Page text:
Panosteitis is a bone disease that affects young dogs. It is most common in large-breed male dogs. The disease trends to affect the shafts of the bones more than the ends of the bones. The disease is most common in the ulna, a bone between the elbow and wrist, but can affect other long bones of the limbs, such as the humerus, tibia, radius and the femur.
The cause of panosteitis is unknown, although recent evidence suggests the possibility of a link between the disease and high-calorie and high-protein diets.
Lameness in one or more legs is the most common clinical sign. This is often a “shifting leg lameness,” going from one leg to another over time. Lameness can range in severity from mild to moderate and is not associated with the time of day or any period of rest. Lameness is usually worsened with excessive activity and exercise. Rarely, fever, depression and loss of appetite can occur.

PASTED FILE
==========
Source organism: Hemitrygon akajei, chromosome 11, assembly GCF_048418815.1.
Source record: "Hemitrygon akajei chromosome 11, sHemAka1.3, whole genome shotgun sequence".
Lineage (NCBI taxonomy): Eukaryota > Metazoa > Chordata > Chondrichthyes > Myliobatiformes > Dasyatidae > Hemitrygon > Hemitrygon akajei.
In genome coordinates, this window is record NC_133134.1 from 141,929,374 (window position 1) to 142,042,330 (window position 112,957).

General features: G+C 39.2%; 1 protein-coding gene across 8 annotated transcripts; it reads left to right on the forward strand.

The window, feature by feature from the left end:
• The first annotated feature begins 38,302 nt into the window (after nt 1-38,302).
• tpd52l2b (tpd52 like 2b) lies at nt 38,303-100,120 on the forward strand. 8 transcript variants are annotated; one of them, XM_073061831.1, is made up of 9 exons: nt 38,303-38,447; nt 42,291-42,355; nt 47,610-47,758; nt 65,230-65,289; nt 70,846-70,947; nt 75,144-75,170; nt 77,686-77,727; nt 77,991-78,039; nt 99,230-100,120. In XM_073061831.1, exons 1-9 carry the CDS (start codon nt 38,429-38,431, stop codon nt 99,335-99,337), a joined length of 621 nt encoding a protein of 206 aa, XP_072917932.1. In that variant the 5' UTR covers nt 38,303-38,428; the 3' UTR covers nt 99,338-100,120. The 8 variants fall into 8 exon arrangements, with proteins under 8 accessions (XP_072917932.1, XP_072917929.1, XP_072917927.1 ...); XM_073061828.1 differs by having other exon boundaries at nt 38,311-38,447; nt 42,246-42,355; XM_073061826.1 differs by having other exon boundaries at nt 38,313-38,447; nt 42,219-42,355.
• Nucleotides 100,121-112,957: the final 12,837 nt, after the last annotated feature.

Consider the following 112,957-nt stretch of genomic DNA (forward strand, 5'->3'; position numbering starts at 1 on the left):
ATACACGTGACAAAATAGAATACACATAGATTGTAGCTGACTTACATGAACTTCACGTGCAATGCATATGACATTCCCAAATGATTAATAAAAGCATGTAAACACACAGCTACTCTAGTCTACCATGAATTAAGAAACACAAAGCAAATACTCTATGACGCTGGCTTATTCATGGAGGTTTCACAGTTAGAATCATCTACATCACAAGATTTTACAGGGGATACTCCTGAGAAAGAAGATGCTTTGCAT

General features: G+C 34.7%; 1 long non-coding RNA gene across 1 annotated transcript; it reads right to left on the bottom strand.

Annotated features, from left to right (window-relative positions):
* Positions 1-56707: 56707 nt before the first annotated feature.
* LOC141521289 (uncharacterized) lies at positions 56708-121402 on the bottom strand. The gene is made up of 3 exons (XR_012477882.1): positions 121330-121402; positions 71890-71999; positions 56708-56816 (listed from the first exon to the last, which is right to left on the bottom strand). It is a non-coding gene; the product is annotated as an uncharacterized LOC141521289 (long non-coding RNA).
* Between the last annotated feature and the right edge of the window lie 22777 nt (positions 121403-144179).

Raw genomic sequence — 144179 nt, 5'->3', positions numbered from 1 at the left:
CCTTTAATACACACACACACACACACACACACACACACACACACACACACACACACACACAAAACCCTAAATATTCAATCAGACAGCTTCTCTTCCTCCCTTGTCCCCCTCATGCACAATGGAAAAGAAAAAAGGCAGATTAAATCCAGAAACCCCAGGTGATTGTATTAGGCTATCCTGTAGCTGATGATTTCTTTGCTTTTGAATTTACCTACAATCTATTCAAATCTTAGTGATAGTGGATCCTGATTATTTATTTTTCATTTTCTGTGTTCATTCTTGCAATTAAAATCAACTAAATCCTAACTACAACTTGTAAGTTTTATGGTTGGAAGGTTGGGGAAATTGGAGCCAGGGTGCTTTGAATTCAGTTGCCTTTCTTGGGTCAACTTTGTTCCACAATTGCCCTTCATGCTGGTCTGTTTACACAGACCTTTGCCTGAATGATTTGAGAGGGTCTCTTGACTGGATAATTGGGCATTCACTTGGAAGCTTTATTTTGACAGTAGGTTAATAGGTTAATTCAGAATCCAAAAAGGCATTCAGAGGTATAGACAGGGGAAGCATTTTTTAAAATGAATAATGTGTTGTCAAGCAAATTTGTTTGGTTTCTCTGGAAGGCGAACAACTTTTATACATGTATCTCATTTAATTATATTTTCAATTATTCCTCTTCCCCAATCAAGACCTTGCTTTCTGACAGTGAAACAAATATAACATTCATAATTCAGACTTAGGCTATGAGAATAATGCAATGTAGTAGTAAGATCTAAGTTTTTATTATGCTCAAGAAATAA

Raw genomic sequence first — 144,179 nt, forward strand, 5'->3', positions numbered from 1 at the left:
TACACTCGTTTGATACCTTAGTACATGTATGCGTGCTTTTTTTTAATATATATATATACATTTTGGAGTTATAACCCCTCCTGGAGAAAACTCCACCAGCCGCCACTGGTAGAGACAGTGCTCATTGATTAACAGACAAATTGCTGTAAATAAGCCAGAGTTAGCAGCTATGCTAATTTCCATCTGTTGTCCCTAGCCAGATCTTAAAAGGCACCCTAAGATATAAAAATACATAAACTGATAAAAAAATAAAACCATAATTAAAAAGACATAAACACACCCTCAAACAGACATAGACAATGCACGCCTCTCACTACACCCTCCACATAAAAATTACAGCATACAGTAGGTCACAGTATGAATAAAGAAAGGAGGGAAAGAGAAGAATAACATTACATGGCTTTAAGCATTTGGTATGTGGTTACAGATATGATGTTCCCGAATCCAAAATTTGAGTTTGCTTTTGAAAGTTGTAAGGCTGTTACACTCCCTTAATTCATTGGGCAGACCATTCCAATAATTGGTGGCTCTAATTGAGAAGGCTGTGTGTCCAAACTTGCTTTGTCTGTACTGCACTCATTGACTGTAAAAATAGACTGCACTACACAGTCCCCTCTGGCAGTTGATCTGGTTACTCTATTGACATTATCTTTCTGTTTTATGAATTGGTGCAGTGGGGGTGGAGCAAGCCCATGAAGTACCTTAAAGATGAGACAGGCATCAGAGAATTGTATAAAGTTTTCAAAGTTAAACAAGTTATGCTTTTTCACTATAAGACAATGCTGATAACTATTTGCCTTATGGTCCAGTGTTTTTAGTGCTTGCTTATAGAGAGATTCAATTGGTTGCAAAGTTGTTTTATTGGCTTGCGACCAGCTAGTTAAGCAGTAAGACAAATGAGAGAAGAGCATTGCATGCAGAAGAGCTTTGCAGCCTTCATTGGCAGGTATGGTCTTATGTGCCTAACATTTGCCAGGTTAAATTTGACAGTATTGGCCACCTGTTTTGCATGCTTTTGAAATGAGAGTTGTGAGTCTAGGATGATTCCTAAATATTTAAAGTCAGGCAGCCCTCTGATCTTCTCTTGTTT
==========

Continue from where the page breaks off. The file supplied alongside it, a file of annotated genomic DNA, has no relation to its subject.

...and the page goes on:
Deep palpation of the shafts of the long bones usually results in a marked pain response.
The diagnosis is made by a combination of compatible clinical signs and X-ray findings. X-rays usually demonstrate thickening in the marrow cavity of affected bones. X-rays are very important to differentiate panosteitis from other diseases of the fast-growing dogs that often need surgical correction, such as elbow disorders and cartilage disorders (called osteo-chondritis dissecans).
The treatment for panosteitis is rest and non-steroidal anti-inflammatory drugs (NSAIDS). These drugs help alleviate the pain associated with panosteitis. This disease almost always resolves with time.
The disease may develop in other long bones after signs subside in the original bone—hence, a shifting leg lameness.
Prognosis is excellent because the disease usually resolves on its own. Secondary complications are rare, and surgery is never indicated, unless other bone diseases are present concurrently.
Dr. Karsten Fostvedt is a veterinarian at St. Francis Pet Clinic in Ketchum.